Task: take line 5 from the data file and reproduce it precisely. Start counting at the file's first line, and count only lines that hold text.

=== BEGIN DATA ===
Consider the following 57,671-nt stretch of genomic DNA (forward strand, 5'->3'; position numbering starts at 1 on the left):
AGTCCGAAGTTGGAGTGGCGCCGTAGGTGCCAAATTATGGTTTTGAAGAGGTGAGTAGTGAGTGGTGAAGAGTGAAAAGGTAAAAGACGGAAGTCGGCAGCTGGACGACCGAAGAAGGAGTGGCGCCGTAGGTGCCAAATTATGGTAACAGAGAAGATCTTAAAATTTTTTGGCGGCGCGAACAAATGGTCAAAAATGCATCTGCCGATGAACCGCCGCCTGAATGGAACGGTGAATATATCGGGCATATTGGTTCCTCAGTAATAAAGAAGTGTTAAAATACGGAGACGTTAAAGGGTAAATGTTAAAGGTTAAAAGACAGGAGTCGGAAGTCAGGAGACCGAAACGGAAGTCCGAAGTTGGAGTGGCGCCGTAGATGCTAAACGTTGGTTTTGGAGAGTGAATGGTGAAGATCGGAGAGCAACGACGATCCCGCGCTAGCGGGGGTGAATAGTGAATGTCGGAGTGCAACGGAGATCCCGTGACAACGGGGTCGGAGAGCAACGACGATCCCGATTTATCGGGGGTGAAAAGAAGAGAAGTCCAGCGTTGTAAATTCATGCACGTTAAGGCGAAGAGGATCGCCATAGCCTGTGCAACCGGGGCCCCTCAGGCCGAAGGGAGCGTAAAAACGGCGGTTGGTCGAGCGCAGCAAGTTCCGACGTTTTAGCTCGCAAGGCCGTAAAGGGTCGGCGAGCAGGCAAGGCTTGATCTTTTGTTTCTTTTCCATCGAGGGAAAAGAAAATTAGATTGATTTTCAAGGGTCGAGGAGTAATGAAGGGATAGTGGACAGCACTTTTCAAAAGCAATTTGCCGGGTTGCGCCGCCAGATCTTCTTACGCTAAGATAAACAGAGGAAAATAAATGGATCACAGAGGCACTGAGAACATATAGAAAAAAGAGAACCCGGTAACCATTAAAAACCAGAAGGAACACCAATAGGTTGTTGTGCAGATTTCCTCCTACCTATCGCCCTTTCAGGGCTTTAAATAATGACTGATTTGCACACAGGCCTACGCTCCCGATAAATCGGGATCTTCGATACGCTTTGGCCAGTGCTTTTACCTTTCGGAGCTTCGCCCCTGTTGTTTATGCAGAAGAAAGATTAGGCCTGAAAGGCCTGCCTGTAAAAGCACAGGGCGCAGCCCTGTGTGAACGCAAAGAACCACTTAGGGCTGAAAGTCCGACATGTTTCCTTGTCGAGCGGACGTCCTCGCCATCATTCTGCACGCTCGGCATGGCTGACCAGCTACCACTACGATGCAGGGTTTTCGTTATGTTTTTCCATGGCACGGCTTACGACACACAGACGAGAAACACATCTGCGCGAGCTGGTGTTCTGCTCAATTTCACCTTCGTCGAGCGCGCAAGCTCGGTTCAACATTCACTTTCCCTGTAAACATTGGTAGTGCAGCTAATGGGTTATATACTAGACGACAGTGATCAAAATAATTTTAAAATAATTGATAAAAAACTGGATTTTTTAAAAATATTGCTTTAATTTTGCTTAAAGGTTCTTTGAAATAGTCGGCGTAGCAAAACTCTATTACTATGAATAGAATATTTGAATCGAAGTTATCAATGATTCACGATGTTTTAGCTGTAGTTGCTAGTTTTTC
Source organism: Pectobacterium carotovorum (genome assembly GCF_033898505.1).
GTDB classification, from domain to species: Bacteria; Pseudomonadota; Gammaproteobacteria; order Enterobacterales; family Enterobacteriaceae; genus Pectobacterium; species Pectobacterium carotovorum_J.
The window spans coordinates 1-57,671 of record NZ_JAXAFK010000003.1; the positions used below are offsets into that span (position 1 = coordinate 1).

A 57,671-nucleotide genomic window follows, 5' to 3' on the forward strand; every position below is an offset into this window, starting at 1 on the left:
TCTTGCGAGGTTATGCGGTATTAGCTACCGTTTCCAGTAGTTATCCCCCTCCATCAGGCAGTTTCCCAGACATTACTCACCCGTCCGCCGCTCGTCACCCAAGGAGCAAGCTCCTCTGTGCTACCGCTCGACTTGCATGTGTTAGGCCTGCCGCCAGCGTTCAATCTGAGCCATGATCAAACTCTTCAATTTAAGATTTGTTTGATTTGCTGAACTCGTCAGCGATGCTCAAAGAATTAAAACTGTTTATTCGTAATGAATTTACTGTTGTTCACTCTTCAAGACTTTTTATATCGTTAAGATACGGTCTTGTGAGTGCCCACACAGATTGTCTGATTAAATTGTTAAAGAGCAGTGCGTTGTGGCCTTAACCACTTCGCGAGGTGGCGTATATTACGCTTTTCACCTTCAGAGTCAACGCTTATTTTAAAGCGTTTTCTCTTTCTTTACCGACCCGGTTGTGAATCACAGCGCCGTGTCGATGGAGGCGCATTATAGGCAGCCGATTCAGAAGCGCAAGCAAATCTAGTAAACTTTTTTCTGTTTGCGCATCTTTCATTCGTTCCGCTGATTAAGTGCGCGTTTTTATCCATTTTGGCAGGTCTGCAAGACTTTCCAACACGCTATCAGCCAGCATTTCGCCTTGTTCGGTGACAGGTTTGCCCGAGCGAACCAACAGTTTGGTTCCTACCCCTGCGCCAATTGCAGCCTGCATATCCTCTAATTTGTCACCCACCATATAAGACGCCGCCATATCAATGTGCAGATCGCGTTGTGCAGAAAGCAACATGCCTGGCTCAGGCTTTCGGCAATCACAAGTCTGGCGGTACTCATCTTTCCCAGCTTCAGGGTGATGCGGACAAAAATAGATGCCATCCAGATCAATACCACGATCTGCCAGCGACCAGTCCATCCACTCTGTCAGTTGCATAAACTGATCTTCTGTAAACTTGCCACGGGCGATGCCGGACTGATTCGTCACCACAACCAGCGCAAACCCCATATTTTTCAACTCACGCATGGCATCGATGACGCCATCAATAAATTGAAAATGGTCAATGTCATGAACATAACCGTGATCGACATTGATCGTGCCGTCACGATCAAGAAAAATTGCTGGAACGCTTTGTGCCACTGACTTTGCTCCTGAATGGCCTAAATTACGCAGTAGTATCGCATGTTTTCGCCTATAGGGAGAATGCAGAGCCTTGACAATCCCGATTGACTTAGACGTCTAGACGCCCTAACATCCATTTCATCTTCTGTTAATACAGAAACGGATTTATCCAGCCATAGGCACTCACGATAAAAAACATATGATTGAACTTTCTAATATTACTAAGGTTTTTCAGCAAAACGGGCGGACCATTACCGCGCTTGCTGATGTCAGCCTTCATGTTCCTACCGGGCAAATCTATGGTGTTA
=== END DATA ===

The window spans coordinates 1-57,671 of record NZ_JAXAFK010000003.1; the positions used below are offsets into that span (position 1 = coordinate 1).